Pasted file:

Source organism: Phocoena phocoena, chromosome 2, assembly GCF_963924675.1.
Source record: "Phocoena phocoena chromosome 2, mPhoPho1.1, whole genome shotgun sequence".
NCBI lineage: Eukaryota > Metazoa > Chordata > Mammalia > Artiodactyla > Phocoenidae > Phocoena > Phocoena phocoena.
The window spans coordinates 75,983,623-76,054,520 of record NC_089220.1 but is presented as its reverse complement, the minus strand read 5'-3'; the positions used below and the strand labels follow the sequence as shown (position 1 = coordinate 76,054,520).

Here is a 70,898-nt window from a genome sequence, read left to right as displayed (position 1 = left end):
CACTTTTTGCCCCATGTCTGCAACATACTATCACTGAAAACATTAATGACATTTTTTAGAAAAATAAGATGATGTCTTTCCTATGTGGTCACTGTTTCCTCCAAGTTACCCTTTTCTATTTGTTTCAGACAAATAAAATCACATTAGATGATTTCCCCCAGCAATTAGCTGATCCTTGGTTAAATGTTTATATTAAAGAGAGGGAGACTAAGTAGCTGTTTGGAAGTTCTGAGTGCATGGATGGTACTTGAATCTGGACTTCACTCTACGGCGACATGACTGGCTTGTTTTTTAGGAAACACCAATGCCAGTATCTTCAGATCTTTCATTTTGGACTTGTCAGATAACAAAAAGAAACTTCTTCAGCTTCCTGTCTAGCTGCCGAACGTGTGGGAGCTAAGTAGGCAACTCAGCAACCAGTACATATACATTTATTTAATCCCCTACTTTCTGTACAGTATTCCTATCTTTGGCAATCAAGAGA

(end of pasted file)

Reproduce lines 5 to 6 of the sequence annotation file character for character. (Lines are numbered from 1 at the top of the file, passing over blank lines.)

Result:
Here is a 70,898-nt window from a genome sequence, read left to right as displayed (position 1 = left end):
CACTTTTTGCCCCATGTCTGCAACATACTATCACTGAAAACATTAATGACATTTTTTAGAAAAATAAGATGATGTCTTTCCTATGTGGTCACTGTTTCCTCCAAGTTACCCTTTTCTATTTGTTTCAGACAAATAAAATCACATTAGATGATTTCCCCCAGCAATTAGCTGATCCTTGGTTAAATGTTTATATTAAAGAGAGGGAGACTAAGTAGCTGTTTGGAAGTTCTGAGTGCATGGATGGTACTTGAATCTGGACTTCACTCTACGGCGACATGACTGGCTTGTTTTTTAGGAAACACCAATGCCAGTATCTTCAGATCTTTCATTTTGGACTTGTCAGATAACAAAAAGAAACTTCTTCAGCTTCCTGTCTAGCTGCCGAACGTGTGGGAGCTAAGTAGGCAACTCAGCAACCAGTACATATACATTTATTTAATCCCCTACTTTCTGTACAGTATTCCTATCTTTGGCAATCAAGAGA